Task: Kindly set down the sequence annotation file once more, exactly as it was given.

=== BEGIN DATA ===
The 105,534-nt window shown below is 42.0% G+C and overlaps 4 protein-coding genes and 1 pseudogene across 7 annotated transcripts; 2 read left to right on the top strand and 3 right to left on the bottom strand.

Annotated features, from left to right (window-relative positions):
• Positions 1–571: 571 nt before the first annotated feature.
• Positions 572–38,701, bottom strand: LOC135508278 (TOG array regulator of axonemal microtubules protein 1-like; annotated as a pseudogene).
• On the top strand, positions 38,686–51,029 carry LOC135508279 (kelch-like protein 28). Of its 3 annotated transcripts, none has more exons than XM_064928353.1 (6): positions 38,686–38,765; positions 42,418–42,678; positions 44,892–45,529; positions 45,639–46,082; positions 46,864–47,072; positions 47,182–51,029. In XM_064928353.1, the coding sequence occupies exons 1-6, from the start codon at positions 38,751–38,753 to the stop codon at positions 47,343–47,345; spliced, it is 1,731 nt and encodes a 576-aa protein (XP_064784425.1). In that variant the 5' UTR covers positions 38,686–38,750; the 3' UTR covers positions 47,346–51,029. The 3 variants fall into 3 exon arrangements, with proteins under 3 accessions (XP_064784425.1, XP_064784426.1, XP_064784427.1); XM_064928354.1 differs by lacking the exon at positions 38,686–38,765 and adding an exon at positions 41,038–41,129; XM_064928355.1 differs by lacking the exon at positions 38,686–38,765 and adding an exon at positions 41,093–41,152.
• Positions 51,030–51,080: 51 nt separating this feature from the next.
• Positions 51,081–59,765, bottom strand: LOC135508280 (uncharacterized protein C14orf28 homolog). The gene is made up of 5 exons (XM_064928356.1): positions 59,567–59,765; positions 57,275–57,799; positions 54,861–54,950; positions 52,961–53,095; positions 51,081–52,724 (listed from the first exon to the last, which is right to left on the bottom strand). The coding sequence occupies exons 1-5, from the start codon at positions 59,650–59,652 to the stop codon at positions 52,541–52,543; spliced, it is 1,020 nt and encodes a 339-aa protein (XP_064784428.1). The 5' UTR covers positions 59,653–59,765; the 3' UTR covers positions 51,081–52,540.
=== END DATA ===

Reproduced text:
The 105,534-nt window shown below is 42.0% G+C and overlaps 4 protein-coding genes and 1 pseudogene across 7 annotated transcripts; 2 read left to right on the top strand and 3 right to left on the bottom strand.

Annotated features, from left to right (window-relative positions):
• Positions 1–571: 571 nt before the first annotated feature.
• Positions 572–38,701, bottom strand: LOC135508278 (TOG array regulator of axonemal microtubules protein 1-like; annotated as a pseudogene).
• On the top strand, positions 38,686–51,029 carry LOC135508279 (kelch-like protein 28). Of its 3 annotated transcripts, none has more exons than XM_064928353.1 (6): positions 38,686–38,765; positions 42,418–42,678; positions 44,892–45,529; positions 45,639–46,082; positions 46,864–47,072; positions 47,182–51,029. In XM_064928353.1, the coding sequence occupies exons 1-6, from the start codon at positions 38,751–38,753 to the stop codon at positions 47,343–47,345; spliced, it is 1,731 nt and encodes a 576-aa protein (XP_064784425.1). In that variant the 5' UTR covers positions 38,686–38,750; the 3' UTR covers positions 47,346–51,029. The 3 variants fall into 3 exon arrangements, with proteins under 3 accessions (XP_064784425.1, XP_064784426.1, XP_064784427.1); XM_064928354.1 differs by lacking the exon at positions 38,686–38,765 and adding an exon at positions 41,038–41,129; XM_064928355.1 differs by lacking the exon at positions 38,686–38,765 and adding an exon at positions 41,093–41,152.
• Positions 51,030–51,080: 51 nt separating this feature from the next.
• Positions 51,081–59,765, bottom strand: LOC135508280 (uncharacterized protein C14orf28 homolog). The gene is made up of 5 exons (XM_064928356.1): positions 59,567–59,765; positions 57,275–57,799; positions 54,861–54,950; positions 52,961–53,095; positions 51,081–52,724 (listed from the first exon to the last, which is right to left on the bottom strand). The coding sequence occupies exons 1-5, from the start codon at positions 59,650–59,652 to the stop codon at positions 52,541–52,543; spliced, it is 1,020 nt and encodes a 339-aa protein (XP_064784428.1). The 5' UTR covers positions 59,653–59,765; the 3' UTR covers positions 51,081–52,540.